This study aimed at (i) testing the diagnostic performances for pSS of the UWS flow rate with a threshold of 0.1 mL/min realized in a prospective cohort of patients examined for oral and/or ocular dryness syndrome, (ii) testing whether the UWS flow performances vary according to age and sex, and (iii) identifying UWS thresholds having a level of sensitivity (≥ 70%) and specificity (≥ 50%) comparable to those of Schirmer’s test and to test their predictive values.
Ethics and statement for the study checklist
This study was approved by the ethics committee of Angers University Hospital (2014-5) and was conducted in compliance with the Declaration of Helsinki. This study applied the Strengthening the Reporting of Observational Studies in Epidemiology (STROBE) statement to observational studies.
Selection of patients and composition of groups
We prospectively gathered the data of patients who were registered in the initial examination with oral and/or ocular dryness, evaluated by the same physician in an internal medicine department between January 2015 and June 2018. The initial reason for consultation could be directly dryness symptoms or diverse extraglandular symptoms leading to pSS suspicion. We used a standardized method to collect the following elements: subjective xerophthalmia and xerostomia, UWS flow rate, Schirmer’s test, MSGB, and anti-SSA and anti-SSB antibody testing. An ocular staining score (OSS) was given for patients presenting anti-SSA antibodies or a focus score of ≥ 1 in the MSGB (3 points according to the ACR/EULAR 2016 criteria) but negative results in Schirmer’s test or in the UWS flow rate.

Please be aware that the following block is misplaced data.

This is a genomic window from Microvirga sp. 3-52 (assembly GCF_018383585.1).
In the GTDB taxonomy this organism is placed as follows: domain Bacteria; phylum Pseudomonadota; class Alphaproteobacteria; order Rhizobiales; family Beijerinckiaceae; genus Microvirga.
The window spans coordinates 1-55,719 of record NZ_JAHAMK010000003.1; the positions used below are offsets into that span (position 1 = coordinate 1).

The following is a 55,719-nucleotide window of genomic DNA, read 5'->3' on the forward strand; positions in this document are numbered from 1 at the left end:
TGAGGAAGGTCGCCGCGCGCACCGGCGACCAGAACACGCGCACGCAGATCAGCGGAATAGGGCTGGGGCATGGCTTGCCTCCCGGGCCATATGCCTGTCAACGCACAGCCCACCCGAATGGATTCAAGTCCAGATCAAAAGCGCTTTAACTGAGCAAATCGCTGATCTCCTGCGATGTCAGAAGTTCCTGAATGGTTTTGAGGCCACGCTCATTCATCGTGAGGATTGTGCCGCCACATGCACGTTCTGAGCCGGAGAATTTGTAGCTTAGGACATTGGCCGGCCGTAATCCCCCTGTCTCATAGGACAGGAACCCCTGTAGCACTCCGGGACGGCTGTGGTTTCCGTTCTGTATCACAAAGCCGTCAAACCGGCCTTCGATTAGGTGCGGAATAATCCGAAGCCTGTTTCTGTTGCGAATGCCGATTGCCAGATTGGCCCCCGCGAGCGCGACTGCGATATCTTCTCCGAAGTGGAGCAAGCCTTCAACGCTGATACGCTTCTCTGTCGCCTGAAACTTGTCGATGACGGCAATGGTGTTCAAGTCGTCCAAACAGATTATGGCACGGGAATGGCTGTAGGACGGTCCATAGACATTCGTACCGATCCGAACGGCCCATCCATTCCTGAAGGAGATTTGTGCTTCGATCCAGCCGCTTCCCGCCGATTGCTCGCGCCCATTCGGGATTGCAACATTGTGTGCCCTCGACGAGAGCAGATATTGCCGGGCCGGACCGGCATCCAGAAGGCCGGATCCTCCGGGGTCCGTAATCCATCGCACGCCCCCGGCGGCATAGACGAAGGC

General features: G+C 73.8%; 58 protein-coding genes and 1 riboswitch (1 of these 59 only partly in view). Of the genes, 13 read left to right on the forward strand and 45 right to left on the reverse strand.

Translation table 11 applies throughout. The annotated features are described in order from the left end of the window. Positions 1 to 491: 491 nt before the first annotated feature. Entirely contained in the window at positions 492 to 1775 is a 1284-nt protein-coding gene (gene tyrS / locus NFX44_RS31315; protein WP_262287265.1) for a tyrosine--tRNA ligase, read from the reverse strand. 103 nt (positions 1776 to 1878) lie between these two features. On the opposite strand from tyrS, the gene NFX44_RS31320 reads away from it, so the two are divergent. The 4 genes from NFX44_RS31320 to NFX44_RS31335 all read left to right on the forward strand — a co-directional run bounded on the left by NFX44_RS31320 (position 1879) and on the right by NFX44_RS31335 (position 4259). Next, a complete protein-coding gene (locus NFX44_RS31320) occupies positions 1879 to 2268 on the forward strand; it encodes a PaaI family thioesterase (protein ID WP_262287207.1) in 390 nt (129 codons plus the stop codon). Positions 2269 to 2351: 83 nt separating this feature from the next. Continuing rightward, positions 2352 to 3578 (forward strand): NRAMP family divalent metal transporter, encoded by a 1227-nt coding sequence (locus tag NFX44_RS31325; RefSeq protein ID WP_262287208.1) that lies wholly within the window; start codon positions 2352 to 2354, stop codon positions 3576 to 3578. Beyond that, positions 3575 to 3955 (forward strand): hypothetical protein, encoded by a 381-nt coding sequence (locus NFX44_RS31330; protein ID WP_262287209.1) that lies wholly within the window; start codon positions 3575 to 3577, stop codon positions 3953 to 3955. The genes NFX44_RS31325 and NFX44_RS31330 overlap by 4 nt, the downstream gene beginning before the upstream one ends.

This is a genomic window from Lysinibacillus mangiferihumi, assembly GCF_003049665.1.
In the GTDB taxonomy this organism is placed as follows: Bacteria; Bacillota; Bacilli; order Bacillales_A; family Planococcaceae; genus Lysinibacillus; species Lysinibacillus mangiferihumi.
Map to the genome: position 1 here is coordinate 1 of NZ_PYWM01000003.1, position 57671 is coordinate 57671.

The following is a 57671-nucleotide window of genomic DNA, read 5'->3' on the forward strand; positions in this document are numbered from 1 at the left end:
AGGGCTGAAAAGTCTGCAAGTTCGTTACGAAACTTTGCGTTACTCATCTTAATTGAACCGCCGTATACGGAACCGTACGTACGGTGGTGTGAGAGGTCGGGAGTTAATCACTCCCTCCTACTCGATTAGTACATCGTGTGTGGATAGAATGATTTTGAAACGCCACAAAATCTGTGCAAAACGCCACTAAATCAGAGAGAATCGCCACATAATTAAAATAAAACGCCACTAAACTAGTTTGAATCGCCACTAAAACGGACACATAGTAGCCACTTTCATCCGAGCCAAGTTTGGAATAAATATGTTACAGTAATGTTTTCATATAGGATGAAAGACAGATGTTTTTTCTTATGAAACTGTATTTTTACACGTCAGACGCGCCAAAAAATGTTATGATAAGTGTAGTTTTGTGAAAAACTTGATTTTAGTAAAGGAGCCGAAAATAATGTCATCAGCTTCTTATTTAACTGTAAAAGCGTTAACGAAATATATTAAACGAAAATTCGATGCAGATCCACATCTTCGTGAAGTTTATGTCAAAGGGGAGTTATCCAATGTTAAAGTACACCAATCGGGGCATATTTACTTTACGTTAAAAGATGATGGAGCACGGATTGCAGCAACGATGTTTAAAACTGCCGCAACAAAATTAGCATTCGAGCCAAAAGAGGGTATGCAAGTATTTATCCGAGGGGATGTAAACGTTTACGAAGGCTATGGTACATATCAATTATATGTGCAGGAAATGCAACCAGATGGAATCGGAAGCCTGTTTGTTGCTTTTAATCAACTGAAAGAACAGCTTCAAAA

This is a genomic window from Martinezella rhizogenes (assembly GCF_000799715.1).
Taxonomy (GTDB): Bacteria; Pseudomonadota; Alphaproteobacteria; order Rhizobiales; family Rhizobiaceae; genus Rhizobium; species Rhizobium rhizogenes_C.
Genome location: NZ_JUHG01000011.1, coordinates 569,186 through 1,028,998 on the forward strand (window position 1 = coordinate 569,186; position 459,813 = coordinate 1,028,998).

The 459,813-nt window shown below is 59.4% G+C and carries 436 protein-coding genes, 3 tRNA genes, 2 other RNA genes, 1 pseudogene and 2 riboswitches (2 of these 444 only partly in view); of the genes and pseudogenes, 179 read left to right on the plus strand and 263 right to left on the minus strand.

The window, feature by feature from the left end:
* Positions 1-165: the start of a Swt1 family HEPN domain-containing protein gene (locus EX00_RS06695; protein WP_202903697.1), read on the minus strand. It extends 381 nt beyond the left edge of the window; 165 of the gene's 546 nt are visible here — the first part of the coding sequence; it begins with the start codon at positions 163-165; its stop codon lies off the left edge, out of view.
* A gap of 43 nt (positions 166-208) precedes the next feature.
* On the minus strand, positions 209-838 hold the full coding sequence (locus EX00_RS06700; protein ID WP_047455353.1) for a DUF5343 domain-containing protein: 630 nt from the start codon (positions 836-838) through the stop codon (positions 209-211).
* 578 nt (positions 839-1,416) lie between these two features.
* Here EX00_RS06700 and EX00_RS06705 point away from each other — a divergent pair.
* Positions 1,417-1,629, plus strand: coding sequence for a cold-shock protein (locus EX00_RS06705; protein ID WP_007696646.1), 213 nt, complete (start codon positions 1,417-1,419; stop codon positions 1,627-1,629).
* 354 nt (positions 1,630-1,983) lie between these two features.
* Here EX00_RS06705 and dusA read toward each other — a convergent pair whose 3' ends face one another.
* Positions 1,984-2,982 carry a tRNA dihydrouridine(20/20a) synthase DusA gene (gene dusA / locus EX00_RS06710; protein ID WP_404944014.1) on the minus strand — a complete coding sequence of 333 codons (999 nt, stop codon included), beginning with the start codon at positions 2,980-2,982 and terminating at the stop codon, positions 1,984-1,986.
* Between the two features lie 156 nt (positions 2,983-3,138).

Patients were classified into three groups: men, women < 50 (women younger than 50 years old), and women ≥ 50 (women aged 50 years old and above). The threshold age of 50 was chosen to approximate the menopausal status, 50 years corresponding to the mean age of menopause .
Assessment of unstimulated whole saliva flow
The UWS flow measurement was carried out over a period of 15 min, as recommended . The test was carried out between 9:30 am and 11:30 am after 3-h fasting and with no tobacco consumption since the day before. Patients were asked to swallow their saliva before the start of the test and then to spit into a container for 15 min. The volume of saliva was measured after decantation using a syringe calibrated at near to 0.1 mL.